United States District Court, D. Alaska
ORDER RE MOTION UNDER 28 U.S.C. § 2255
L. GLEASON, UNITED STATES DISTRICT JUDGE
the Court at Docket 93 is self-represented Defendant Terrance
Davis's Motion Under 28 U.S.C. §2255 to Vacate, Set
Aside, or Correct Sentence by a Person in Federal Custody.
The Government opposed the motion at Docket 115. Oral
argument was not requested and was not necessary to the
January 28, 2015, Defendant Terrance Davis was riding in the
passenger seat of a vehicle that was stopped for a moving
violation by Anchorage police. After initial questioning, the
officer asked Mr. Davis to step out of the vehicle, at which
point the officer noticed what appeared to be a gun inside a
white grocery bag on the floor of the passenger side of the
vehicle. Because Mr. Davis had previously been
convicted of a felony, he was prohibited from possessing a
firearm under federal law. As a result of this incident, an
indictment was filed in this Court on February 19, 2015 that
charged Mr. Davis with Felon in Possession of a Firearm in
violation of 18 U.S.C. §§ 922(g)(1) and
October 13, 2015, Mr. Davis pled guilty to the
charge. There was no plea agreement. On February
8, 2016, Mr. Davis was sentenced to 63 months'
imprisonment.Mr. Davis did not directly appeal his
conviction. On October 24, 2016, he filed the instant
motion to vacate his sentence.
Davis asserts three grounds for vacating his sentence under
28 U.S.C. § 2255, each of which is addressed below.
Defendant's Ground One
ground, Mr. Davis first asserts that due to ineffective
assistance of counsel, his conviction was “obtained by
plea of guilty which was unlawfully induced or not made
voluntarily with an understanding of the nature of the charge
and the consequences of the plea.” A successful
claim of ineffective assistance of counsel requires both that
the representation “fell below an objective standard of
reasonableness” and that “there is a reasonable
probability that, but for counsel's unprofessional
errors, the result of the proceeding would have been
reviewing a claim of ineffective assistance of counsel, [this
Court] must determine, first, whether the [defendant] has
identified material, specific errors and omissions that fall
outside the ‘wide range of professionally competent
assistance.'” Mr. Davis has failed to identify any
such material, specific errors by his attorney; accordingly,
he is not entitled to relief on this basis.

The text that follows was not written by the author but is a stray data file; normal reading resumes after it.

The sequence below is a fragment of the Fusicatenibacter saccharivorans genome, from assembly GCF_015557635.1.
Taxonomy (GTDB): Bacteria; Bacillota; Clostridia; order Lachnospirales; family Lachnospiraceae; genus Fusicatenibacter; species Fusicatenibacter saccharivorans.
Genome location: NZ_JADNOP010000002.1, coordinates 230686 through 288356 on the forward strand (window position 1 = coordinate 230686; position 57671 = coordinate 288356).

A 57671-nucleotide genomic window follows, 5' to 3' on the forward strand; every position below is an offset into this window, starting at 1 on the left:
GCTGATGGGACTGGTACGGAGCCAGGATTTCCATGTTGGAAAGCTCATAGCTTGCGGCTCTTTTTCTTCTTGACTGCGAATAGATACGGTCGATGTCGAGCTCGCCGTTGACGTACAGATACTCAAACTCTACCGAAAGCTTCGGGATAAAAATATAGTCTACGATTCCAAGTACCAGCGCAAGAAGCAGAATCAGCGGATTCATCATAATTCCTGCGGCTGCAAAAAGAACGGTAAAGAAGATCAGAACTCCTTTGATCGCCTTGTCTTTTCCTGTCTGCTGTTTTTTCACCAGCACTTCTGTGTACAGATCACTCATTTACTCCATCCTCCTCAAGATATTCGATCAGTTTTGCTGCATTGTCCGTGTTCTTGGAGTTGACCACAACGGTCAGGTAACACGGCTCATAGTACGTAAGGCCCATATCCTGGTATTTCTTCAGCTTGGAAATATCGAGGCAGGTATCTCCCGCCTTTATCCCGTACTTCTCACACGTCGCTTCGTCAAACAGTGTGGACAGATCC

ground one, Mr. Davis also asserts that the evidence was
insufficient to support the conviction, “[d]ue to the
fact that this was an innocent possession; one that the
applicant was unaware of.” In this regard, Mr. Davis
appears to be disputing the adequacy of the factual basis for
the plea. But this assertion is directly contradicted by Mr.
Davis's sworn testimony at the change of plea
Davis has not shown that his plea was “unlawfully
induced or not made voluntarily with an understanding of the
nature of the charge and the consequences of the plea,
” as he asserts in his motion. During the change of plea
hearing, Mr. Davis affirmed his understanding of the nature
and consequences of his decision to plead guilty during the
THE COURT: And do you understand that the charge to which you
may plead guilty is a felony offense, sir?
THE DEFENDANT: Yes, ma'am.
THE COURT: And as a felon in most jurisdictions, you'd
lose the right to vote, the right to serve on a jury, the
right to hold public office, and the right to possess
firearms. If you were not a citizen of the United States,
you'd be subject to deportation from the United States.
Do you understand those consequences, sir?
THE DEFENDANT: Yes, ma'am.
THE COURT: And if you elect to plead guilty today, then there
are a number of trial rights that you would give up, you
wouldn't have because there would not be a trial, and
I'm going to review those with you; okay? First,
you'd -- if I accept your plea, then you would not have
the right to -- you'd give up the right to a trial by a
jury, which means that a jury would not be here, that the
jury could not convict you unless everybody on the jury
agreed that the Government had proven each of those three
elements of this charge, and proven them beyond a reasonable
doubt. You'd give up that right to have a jury have that
obligation to make that determination one way or the other.
You'd also give up the right to have a lawyer at the
trial with you. If you couldn't afford one, a lawyer
would be appointed for you at the trial. You'd give up
the right at trial to see and hear all of the
Government's witnesses, to cross examine them, have your
lawyer ask them questions.
You give up the right to have your own witnesses. We can get
subpoenas from the court to compel the people to come to
court on your behalf.
You'd also give up a right to testify at trial. And
you'd have a right not to testify, and then the jury
would be instructed they couldn't hold that fact against
you. By pleading guilty, you give up all those rights that
you'd otherwise have at ...